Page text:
I guess even “a world expert in financial auditing” does not guarantee the ability to run a company, or avoid insolvency (more than once). Several of Craig’s companies have been forcibly wound up by insolvency accountants.
        As to the claim of developed the first online casino? I will credit that Craig *was* responsible for selling, deploying and configuring the firewalls & internet gateway environment for Lassetters Casino in the Northern Territory during the mid-late 1990’s.
        It wasn’t his casino, and he didn’t design/build/deploy/manage or operate any of the gaming systems, and was not responsible for operation/management/update or configuration of the firewalls post deployment. Demorgan Pty Ltd (as it was then called) *did* sell the firewalls, and did perform major upgrades at least twice until mid 2001 when the company went into receivership & was purchased by Rural Telecomms Pty Ltd.

    • Chris Ball says:

      a PHD in various IT security disciplines

      His “PhD” is in theology. According to the university that awarded it, it is two masters’ degrees rather than a PhD.

    • j2kun says:

      Mathematics is the basis of bitcoin, and Satoshi successfully does mathematics in his white paper. His error here, on the other hand, is a high-school level error.

      It’s like if an anonymous Monet suddenly revealed himself and his proof was paint-by-number, but done wrong.

    • Daz says:

      Whoever your are, 123db, you would have a great deal more credibility if you knew how to spell PhD.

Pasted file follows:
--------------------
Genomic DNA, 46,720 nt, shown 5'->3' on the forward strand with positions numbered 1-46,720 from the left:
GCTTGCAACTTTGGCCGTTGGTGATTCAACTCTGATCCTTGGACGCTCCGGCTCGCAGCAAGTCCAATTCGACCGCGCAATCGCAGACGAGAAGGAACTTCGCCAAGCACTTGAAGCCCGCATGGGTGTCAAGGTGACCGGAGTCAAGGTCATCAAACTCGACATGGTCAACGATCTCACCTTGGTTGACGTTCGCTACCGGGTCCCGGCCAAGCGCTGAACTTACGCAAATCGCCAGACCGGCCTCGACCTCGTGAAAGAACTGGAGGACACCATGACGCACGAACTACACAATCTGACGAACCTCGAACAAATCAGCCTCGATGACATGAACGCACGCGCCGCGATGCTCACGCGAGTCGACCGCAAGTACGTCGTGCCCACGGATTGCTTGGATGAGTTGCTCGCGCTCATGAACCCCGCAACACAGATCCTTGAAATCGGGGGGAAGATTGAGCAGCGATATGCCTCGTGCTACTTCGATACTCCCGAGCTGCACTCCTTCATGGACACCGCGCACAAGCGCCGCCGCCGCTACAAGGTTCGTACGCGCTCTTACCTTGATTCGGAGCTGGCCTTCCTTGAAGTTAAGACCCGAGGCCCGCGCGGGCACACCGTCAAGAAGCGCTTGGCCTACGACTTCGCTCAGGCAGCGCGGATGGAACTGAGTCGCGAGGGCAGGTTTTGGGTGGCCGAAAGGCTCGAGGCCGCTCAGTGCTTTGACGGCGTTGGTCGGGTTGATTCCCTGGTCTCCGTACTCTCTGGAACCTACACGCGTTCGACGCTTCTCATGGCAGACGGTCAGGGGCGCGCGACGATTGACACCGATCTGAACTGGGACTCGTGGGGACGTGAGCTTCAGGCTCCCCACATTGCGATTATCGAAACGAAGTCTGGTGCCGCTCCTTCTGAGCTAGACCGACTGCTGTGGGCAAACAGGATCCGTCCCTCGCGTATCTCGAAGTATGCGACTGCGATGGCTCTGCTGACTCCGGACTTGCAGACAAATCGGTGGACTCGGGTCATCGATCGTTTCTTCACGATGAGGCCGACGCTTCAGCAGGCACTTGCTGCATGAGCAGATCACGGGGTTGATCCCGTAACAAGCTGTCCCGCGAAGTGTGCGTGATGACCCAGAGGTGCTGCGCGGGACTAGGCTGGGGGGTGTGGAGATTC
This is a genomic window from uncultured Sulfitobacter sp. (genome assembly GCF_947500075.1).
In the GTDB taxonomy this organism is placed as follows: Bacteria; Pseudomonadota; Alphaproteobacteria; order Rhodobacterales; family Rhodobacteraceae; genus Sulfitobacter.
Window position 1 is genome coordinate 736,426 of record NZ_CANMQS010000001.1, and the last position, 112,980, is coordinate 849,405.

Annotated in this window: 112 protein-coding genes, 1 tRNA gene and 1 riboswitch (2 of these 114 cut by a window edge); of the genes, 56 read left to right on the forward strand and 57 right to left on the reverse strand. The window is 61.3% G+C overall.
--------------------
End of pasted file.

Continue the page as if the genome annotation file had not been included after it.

• David Marris says:

      What is “a PHD in various IT security disciplines”? A PhD is a qualification, not a person, and a PhD in a cross-disciplinary field is not ipso facto any more weighty than one in a single discipline. Basically you are saying that this guy has a PhD in IT security.

  2. mmortal03 says:

    ” This rules out the possibility that Wright is merely trying to seek attention, and instead suggests the following dichotomy”

    No, it could also be that Craig is seeking attention/trying to perpetuate a scam, and Gavin and/or Jon are independently capitalizing upon it. Not saying it’s likely, just that it’s a possibility. There could also be scenarios where Gavin was tricked by Craig *and* Jon, or where Jon was tricked by Craig *and* Gavin.

  3. Elfdring says:

    Meanwhile my fiats keep on trucking!

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  6. There is a small error: the number of possible inputs is 2^{2^{64}}, not 2^{2^{64}} – 1.

    • apgoucher says:

      The possible inputs are:
      — 1 empty string;
      — 2 strings of length 1;
      — 4 strings of length 2;
      — 8 strings of length 3;

      — 2^{2^{64} – 1} strings of length 2^{64} – 1.

      So the total number of possible inputs is 1 + 2 + 4 + 8 + … + 2^{2^{64} – 1}
      = 2^{2^{64}} – 1.

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  10. Anonymous says:

    you may be interested in this: new raw audio footage has very recently been released by gq magazine of this craig wright guy. in it, he is being interviewed by someone who is trying to reasonably cast doubt on his supposed proof of him being satoshi. craig wright, being unable to properly respond, instead decides to launch into a realistic impersonation of gordon ramsay:

    http://www.gq-magazine.co.uk/article/craig-wright-bitcoin-interview